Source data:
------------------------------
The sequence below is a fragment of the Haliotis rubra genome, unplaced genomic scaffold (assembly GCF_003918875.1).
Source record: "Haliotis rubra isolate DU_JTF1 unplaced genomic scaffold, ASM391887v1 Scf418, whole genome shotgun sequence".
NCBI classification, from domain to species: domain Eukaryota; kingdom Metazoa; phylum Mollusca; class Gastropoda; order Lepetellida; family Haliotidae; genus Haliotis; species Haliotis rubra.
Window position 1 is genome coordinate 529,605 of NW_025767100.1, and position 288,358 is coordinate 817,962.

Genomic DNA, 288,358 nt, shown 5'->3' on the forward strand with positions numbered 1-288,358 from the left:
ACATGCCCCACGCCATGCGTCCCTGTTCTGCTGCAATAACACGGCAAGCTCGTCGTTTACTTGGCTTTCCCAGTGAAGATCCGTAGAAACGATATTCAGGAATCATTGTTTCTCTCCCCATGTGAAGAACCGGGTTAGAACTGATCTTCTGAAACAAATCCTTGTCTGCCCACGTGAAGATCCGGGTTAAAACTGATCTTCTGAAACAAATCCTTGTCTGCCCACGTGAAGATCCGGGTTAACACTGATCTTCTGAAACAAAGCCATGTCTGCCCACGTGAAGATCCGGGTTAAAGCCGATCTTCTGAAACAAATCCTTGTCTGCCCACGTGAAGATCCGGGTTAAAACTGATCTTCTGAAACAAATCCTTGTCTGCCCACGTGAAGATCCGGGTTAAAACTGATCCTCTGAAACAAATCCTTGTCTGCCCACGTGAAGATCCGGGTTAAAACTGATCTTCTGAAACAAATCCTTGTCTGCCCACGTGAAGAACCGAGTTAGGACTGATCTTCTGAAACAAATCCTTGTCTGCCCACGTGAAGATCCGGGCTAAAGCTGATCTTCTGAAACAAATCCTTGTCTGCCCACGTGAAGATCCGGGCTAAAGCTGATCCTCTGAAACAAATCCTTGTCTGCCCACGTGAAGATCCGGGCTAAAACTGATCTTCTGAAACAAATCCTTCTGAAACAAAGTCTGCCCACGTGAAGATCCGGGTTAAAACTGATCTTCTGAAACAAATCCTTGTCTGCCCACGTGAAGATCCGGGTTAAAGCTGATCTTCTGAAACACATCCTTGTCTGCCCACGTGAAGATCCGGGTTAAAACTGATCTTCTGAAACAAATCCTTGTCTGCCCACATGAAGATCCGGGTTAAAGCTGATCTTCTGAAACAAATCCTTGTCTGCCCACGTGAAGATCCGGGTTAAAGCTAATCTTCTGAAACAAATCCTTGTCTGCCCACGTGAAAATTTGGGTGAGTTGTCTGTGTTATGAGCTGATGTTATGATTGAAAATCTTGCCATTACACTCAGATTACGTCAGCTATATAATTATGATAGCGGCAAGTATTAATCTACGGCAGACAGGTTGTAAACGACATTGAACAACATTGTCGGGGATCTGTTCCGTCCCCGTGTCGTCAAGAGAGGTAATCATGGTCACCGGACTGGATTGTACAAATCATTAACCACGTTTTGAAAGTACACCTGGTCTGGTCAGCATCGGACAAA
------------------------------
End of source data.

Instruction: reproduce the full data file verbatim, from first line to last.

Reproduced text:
The sequence below is a fragment of the Haliotis rubra genome, unplaced genomic scaffold (assembly GCF_003918875.1).
Source record: "Haliotis rubra isolate DU_JTF1 unplaced genomic scaffold, ASM391887v1 Scf418, whole genome shotgun sequence".
NCBI classification, from domain to species: domain Eukaryota; kingdom Metazoa; phylum Mollusca; class Gastropoda; order Lepetellida; family Haliotidae; genus Haliotis; species Haliotis rubra.
Window position 1 is genome coordinate 529,605 of NW_025767100.1, and position 288,358 is coordinate 817,962.

Genomic DNA, 288,358 nt, shown 5'->3' on the forward strand with positions numbered 1-288,358 from the left:
ACATGCCCCACGCCATGCGTCCCTGTTCTGCTGCAATAACACGGCAAGCTCGTCGTTTACTTGGCTTTCCCAGTGAAGATCCGTAGAAACGATATTCAGGAATCATTGTTTCTCTCCCCATGTGAAGAACCGGGTTAGAACTGATCTTCTGAAACAAATCCTTGTCTGCCCACGTGAAGATCCGGGTTAAAACTGATCTTCTGAAACAAATCCTTGTCTGCCCACGTGAAGATCCGGGTTAACACTGATCTTCTGAAACAAAGCCATGTCTGCCCACGTGAAGATCCGGGTTAAAGCCGATCTTCTGAAACAAATCCTTGTCTGCCCACGTGAAGATCCGGGTTAAAACTGATCTTCTGAAACAAATCCTTGTCTGCCCACGTGAAGATCCGGGTTAAAACTGATCCTCTGAAACAAATCCTTGTCTGCCCACGTGAAGATCCGGGTTAAAACTGATCTTCTGAAACAAATCCTTGTCTGCCCACGTGAAGAACCGAGTTAGGACTGATCTTCTGAAACAAATCCTTGTCTGCCCACGTGAAGATCCGGGCTAAAGCTGATCTTCTGAAACAAATCCTTGTCTGCCCACGTGAAGATCCGGGCTAAAGCTGATCCTCTGAAACAAATCCTTGTCTGCCCACGTGAAGATCCGGGCTAAAACTGATCTTCTGAAACAAATCCTTCTGAAACAAAGTCTGCCCACGTGAAGATCCGGGTTAAAACTGATCTTCTGAAACAAATCCTTGTCTGCCCACGTGAAGATCCGGGTTAAAGCTGATCTTCTGAAACACATCCTTGTCTGCCCACGTGAAGATCCGGGTTAAAACTGATCTTCTGAAACAAATCCTTGTCTGCCCACATGAAGATCCGGGTTAAAGCTGATCTTCTGAAACAAATCCTTGTCTGCCCACGTGAAGATCCGGGTTAAAGCTAATCTTCTGAAACAAATCCTTGTCTGCCCACGTGAAAATTTGGGTGAGTTGTCTGTGTTATGAGCTGATGTTATGATTGAAAATCTTGCCATTACACTCAGATTACGTCAGCTATATAATTATGATAGCGGCAAGTATTAATCTACGGCAGACAGGTTGTAAACGACATTGAACAACATTGTCGGGGATCTGTTCCGTCCCCGTGTCGTCAAGAGAGGTAATCATGGTCACCGGACTGGATTGTACAAATCATTAACCACGTTTTGAAAGTACACCTGGTCTGGTCAGCATCGGACAAA